The act­ing is ter­rific, all the per­form­ers grab­bing on to the clipped na­ture of Tem­ple’s di­a­logue. Pearce is a wryly forlorn knighter­rant, the bony-faced an­gu­lar­ity, squint­ing eyes, blue stub­ble on his face, and his rub­ber­legged slouch all car­ry­ing their own grace. Billing’s avun­cu­lar but deadly Harry Strang is a plea­sure to watch, his hands the size of tennis rack­ets just like the Harry of the nov­els, even if he has less hair. And Aaron Ped­er­sen’s Cam Del­ray, Harry’s enig­matic foot sol­dier, is grand sup­port too, one of our finest TV ac­tors, au­thor­i­ta­tive but at the same time self­ef­fac­ing. He brings pres­ence to ev­ery fram­ing.

This re­ally is finely crafted, adult-minded drama from the ABC and once again points to the va­pid­ity of most of our fea­ture film in­dus­try, which is still such a great dis­ap­point­ment to those of us who were there at its be­gin­ning. THE other night I hap­pened to pick up an episode of the crime se­ries Num­b3rs, which Ten is us­ing to fill late-night pro­gram­ming holes. You’ll have to chase it in your favourite TV guide as it’s hard to pin down. You may re­call it is the show in which the pro­tag­o­nist is a maths pro­fes­sor and the se­ries uses crime in­ves­ti­ga­tion tech­niques that delve into math­e­mat­i­cal con­cepts and equa­tions.

When Num­b3rs started in 2005 — it ran for the next five years — it flum­moxed re­view­ers, who could not be­lieve cops could use math­e­mat­ics to solve crim­i­nal cases. ‘‘ Num­b3rs doesn’t add up,’’ they crowed, say­ing the se­ries lacked orig­i­nal­ity and overused crimeshow ba­nal­i­ties. ‘‘ Not an­other for­mu­la­rised cop se­ries,’’ they moaned, not re­al­is­ing that the only way the idea got to air was be­cause of the generic cliches.

The se­ries’ co-creators, co-pro­duc­ers and co-writ­ers Nick Falacci and Ch­eryl Heu­ton were de­ter­mined to de­velop a prime-time pro­gram fea­tur­ing math­e­mati­cians and sci­en­tists. They got nowhere un­til Num­b3rs was con­ceived as a vari­ant of the highly pop­u­lar CSI fran­chise and fa­mous film pro­duc­ers Ri­d­ley and Tony Scott be­came in­volved. It was their first ven­ture into se­ries TV.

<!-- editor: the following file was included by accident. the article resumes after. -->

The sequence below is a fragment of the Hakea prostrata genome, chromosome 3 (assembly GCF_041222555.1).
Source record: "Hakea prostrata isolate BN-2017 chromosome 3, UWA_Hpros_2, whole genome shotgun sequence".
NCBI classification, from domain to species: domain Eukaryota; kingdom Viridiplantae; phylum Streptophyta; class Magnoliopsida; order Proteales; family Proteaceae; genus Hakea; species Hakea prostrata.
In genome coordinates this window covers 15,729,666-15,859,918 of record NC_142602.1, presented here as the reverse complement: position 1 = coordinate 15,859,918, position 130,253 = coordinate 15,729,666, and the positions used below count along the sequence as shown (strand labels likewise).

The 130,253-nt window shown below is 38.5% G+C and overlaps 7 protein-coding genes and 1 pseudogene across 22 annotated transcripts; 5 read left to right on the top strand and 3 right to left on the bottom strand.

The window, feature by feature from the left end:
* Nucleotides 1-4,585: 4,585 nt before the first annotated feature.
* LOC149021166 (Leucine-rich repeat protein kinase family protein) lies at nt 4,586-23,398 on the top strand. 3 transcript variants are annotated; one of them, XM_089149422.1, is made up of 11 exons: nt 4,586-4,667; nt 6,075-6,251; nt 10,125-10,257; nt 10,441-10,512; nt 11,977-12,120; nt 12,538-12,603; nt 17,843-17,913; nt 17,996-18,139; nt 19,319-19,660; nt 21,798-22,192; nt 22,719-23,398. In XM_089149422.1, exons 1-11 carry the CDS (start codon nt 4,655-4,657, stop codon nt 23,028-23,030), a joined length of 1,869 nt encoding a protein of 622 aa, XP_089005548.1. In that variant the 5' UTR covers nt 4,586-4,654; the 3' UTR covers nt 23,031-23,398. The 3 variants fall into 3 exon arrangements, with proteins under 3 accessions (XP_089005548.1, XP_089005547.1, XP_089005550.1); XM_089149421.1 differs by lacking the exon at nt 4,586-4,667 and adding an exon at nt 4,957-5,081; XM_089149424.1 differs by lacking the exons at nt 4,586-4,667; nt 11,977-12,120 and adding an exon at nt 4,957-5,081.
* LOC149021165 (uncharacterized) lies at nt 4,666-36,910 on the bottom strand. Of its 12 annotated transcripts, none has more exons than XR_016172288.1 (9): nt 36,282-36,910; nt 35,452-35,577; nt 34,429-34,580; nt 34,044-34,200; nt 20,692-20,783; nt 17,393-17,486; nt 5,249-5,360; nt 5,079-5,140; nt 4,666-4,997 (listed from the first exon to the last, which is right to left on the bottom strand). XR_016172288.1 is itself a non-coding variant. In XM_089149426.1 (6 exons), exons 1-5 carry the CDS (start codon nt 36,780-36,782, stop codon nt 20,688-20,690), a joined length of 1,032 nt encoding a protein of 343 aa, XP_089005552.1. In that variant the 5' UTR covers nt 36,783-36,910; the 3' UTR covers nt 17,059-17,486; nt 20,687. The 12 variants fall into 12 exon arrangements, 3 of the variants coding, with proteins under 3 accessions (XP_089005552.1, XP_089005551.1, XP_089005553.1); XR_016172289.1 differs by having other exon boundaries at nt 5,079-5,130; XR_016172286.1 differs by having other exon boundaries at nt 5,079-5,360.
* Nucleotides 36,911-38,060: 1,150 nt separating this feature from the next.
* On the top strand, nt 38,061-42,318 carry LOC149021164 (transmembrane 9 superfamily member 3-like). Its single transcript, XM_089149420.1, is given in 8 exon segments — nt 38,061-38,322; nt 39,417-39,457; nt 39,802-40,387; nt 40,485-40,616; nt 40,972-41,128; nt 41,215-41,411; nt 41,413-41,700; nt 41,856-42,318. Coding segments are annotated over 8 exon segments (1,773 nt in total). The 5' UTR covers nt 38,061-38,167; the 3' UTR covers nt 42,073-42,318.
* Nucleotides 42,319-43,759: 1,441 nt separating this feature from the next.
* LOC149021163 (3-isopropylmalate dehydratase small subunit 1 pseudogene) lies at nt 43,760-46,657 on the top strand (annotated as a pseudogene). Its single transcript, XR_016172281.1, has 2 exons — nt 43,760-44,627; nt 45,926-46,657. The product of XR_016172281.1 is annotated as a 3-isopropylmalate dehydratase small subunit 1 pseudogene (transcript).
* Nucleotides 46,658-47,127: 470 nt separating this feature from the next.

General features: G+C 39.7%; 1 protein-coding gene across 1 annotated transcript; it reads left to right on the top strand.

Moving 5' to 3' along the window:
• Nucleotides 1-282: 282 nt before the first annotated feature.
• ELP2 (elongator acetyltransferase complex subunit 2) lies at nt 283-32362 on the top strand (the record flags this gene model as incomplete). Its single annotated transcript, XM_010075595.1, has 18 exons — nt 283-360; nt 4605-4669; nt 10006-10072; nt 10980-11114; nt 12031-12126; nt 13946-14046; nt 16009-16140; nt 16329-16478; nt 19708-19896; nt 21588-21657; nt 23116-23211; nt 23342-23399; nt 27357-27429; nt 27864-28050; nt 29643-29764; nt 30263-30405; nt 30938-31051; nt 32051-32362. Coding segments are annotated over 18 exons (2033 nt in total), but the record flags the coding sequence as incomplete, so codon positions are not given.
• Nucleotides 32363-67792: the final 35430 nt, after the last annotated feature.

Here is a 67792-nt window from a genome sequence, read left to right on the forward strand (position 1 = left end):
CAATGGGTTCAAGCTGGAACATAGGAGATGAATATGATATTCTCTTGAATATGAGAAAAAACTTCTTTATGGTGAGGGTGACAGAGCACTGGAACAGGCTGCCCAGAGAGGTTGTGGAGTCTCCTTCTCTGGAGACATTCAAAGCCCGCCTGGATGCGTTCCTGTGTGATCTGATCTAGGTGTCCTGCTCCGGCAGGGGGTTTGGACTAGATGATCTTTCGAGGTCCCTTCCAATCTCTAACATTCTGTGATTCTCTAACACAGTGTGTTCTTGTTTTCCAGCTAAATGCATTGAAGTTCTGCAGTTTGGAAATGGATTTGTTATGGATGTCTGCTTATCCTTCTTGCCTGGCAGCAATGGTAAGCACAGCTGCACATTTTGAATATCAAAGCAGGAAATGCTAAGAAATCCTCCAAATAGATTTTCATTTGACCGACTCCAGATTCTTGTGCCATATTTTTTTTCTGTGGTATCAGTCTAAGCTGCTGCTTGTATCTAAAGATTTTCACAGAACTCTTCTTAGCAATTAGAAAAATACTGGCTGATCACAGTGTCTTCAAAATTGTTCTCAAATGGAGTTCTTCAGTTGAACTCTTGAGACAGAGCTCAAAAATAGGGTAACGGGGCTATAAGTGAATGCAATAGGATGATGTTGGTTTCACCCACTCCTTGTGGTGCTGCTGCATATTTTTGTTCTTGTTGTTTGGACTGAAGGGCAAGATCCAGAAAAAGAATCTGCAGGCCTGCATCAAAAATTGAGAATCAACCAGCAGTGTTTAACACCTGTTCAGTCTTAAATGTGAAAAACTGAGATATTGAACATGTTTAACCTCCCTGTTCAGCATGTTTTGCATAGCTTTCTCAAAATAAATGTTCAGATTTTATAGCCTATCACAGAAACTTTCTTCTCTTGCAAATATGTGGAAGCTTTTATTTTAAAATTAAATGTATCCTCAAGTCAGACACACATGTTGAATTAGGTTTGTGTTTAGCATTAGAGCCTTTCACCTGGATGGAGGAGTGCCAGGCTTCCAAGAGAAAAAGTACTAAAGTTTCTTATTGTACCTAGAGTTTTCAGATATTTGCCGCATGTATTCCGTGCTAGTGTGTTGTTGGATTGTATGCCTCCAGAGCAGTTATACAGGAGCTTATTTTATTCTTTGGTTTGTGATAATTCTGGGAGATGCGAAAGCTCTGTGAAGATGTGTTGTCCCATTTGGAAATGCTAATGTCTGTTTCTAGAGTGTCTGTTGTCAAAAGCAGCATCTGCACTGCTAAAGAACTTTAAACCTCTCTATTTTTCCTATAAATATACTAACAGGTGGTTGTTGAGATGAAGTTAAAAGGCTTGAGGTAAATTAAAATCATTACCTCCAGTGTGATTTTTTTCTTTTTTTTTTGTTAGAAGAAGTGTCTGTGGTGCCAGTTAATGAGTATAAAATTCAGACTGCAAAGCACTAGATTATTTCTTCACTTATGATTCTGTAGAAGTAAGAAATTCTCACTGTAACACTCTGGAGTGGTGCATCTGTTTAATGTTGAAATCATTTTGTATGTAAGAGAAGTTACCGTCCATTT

Math­e­mat­ics ge­nius Char­lie Eppes (David Krumholtz) gets in­volved in crack­ing crim­i­nal cases through his elder brother, Don (Rob Morrow), an FBI agent, re­plac­ing the foren­sic do-good­ers of CSI, though that se­ries has been im­por­tant too in bring­ing sci­ence to TV. (Krumholtz pops up too in The News­room as a brainy psy­chi­a­trist.)

In as­sist­ing the FBI in the show, Char­lie in­voked the fol­low­ing math­e­mat­i­cal dis­ci­plines (among oth­ers): crypt­anal­y­sis, prob­a­bil­ity the­ory, game the­ory, par­tial dif­fer­en­tial equa­tions, de­ci­sion the­ory, graph the­ory and data min­ing. To say noth­ing of fric­tion circle the­ory, as­tro­physics, prin­ci­pal com­po­nents anal­y­sis and model sim­u­la­tion.

Char­lie brought the no­tion of the al­go­rithm — that is, any set of de­tailed in­struc­tions that re­sults in a pre­dictable end state from a known be­gin­ning — into our lives. Well, he did into mine. Be­ing able to il­lus­trate New­ton’s equa­tions of fall­ing bod­ies and his law of univer­sal grav­i­ta­tion be­came a party trick for a while and I still love the idea of an ac­tor be­com­ing a star by play­ing a kind of metaphor, a stand-in for a body of knowl­edge. Which is re­ally all Krumholtz had to do.

And it was like meet­ing up with old friends as I watched Char­lie Eppes again scrib­bling nu­mer­als and signs and pump­ing out equa­tions on the show’s fa­mous chalk­board.